Megan Hargroder’s not above stretching the truth a bit for the right opportunity and trusting herself to quickly get up to speed—after all, men do it all the time.
At least twice in her career, she’s applied for positions and cited proficiencies in different systems she wasn’t super well-versed in. After landing the job, she taught herself the programs (Final Cut Pro and InDesign, for the curious among us) and no one was the wiser.
Now the founder and CEO of Conversations Digital, a marketing firm that works exclusively with licensed attorneys, Megan marvels at her career trajectory. From working as a “one-woman band news reporter” for a station that wouldn’t allow her to create social media accounts for the company because it was “unprofessional” (“Joke’s on them now!” she laughs) to organizing community management for nonprofits to being a Jill-of-all-trades for multiple clients, she feels like she’s done it all—and that’s exactly why she advocates now for the power of finding your niche.
Why Finding a Niche Is Critical
“At first, I worked with a lot of different companies—from professional services to candy companies—doing anything my skill set would stretch to, and it got overwhelming. I was constantly scrambling to keep up because you have to learn so much about each business. I had a high turnover rate and was always stressed about bringing in new business. Then a trusted advisor of mine suggested I niche to working with only my best clients, and those clients happened to be lawyers,” she remembers.
Niching to work specifically with law firms allowed Megan to dive deep. She learned everything she could about the legal marketing industry and began charging premium rates for access to that expertise.
And she chose well: While there were other companies in the legal space doing what she did, they were overcharging and underdelivering. “I realized all I had to do was a good job, and I could keep a client for life!” she recalls.
Give Employees a Chance to Thrive Inside and Outside of Work
Since niching, Megan grew Conversations Digital from a one-person company to a six-person team, with one more hire joining the ranks so far in 2022.
Because she knows firsthand how it feels to burn yourself out, Megan’s a huge proponent of work-life balance, both for herself and her employees. That means 30 hour work weeks for everyone across the board.
“This is the right amount of time for people to efficiently do their best work and have a life outside of work,” she emphasizes. “Without a life outside of work, people start to hate what they do.”
She urges business owners to internalize this principle: The most valuable asset in your business is your workforce—not your clients. If a client is repeatedly problematic or upsets an employee in an unacceptable way, she removes the client from her list and finds a new account. “Replacing employees, especially ones who have been with you for a while and really learned your systems and clients and do great work, is a very hard thing to do.”
Why the World Needs Less, Not More, Content
Megan’s days in the print newspaper world taught her to always ask the following questions about a piece of work:
- Is it clear?
- Is it interesting?
- Why should I care?
Beyond that, don’t bury the lede! Be clear with your hook, so the reader is engaged right from the start. “Especially in today’s world, you can’t ever assume people are doing anything more than scrolling,” she points out. “You’ve got to give folks a reason to stop and pay attention.”
Though it may seem counterintuitive, Megan feels strongly the content marketing world needs less content and more emphasis on quality, thoughtfulness, and precise editing. “I feel like there’s a lot of pressure to focus on the number of social media and blog posts and less emphasis on the questions above,” she says.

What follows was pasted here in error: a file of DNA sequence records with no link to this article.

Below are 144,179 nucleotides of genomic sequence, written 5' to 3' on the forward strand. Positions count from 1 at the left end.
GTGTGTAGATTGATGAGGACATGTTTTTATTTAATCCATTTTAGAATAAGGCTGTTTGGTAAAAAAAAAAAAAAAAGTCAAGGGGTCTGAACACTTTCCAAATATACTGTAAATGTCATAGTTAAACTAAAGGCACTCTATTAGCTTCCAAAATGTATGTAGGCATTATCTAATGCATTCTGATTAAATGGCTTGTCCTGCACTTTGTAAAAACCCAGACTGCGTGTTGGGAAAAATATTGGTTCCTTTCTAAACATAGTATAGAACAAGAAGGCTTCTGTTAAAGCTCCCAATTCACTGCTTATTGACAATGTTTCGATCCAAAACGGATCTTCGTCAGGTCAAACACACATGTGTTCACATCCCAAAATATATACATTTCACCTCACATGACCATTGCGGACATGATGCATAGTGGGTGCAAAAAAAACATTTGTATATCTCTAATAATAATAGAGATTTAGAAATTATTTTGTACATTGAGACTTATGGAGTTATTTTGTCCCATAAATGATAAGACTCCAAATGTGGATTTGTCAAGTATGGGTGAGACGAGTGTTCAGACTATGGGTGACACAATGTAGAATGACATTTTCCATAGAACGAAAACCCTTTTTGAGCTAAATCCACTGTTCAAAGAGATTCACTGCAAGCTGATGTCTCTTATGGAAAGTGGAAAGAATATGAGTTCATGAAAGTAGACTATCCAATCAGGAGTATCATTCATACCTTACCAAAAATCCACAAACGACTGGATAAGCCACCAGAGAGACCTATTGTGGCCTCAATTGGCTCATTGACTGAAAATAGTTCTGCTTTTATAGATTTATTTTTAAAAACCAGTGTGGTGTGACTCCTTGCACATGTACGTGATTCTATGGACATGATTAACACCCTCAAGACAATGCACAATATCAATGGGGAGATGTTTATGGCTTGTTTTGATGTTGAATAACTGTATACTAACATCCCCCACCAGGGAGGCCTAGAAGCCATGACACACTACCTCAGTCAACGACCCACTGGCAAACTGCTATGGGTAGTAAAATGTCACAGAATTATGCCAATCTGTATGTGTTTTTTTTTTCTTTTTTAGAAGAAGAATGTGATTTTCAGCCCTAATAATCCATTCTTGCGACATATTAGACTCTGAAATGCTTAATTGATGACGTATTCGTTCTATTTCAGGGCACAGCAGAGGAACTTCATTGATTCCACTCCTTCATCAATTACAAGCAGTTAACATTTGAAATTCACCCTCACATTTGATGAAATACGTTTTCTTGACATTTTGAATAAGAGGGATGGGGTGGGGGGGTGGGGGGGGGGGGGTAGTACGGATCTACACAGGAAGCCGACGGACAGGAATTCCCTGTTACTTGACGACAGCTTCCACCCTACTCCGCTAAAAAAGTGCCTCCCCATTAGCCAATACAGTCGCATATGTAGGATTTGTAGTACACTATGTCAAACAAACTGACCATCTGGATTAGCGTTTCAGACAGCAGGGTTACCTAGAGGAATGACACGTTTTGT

As content professionals, we should consider the basics:
- Why the content we’re creating matters.
- How we can go deeper.
- Whether the content is accurate, intersectional, and relevant.
“Meaningful, inspiring, valuable content will never lose its power,” she notes. “But sometimes it does get drowned out by all the ‘noise’—and as content marketers, sometimes we don’t realize we are the ones creating the extra noise!”
Finding Community in a Remote-First Role
Everyone at Conversations Digital works remotely, which (as most of us know!) presents unique challenges around connection and community. Megan has tried various virtual communities to grow professionally. Currently, she enjoys Bureau of Digital. A $50/month membership gives her access to a weekly meetup and Slack group of over 1,000 successful business owners, most of whom also run remote companies.
She’s also been surprised at how receptive people in the legal marketing industry are at meeting on Zoom to talk shop and chat with her.
“I try to always follow the ‘best of the best’—the people not just keeping up with, but sparking change and innovation,” she says. “I got a little ballsy recently and started just reaching out to folks I admire, and they’ve been more than willing, excited even, to meet with me!”
The Future of Conversations Digital
Megan’s approach to work is certainly paying off. Conversations Digital recently won awards for its work for Hiltner Trial Lawyers and Olivia C. Cummings, just two of the passionate, justice-minded firms Conversations Digital works with.
This year holds a lot of exciting growth opportunities for Megan and her agency. She’s taking her own advice and producing less content for clients. Instead, she’s directing her team to strive toward repurposing top-performing old content for clients, updating and upcycling to make things even better than they were rather than creating brand new assets.
The bonus to this approach is that it’s incredible for SEO—you’re essentially getting compound interest on your web traffic. And with that, we’re off to revisit some of our own old posts to see how we can refresh them!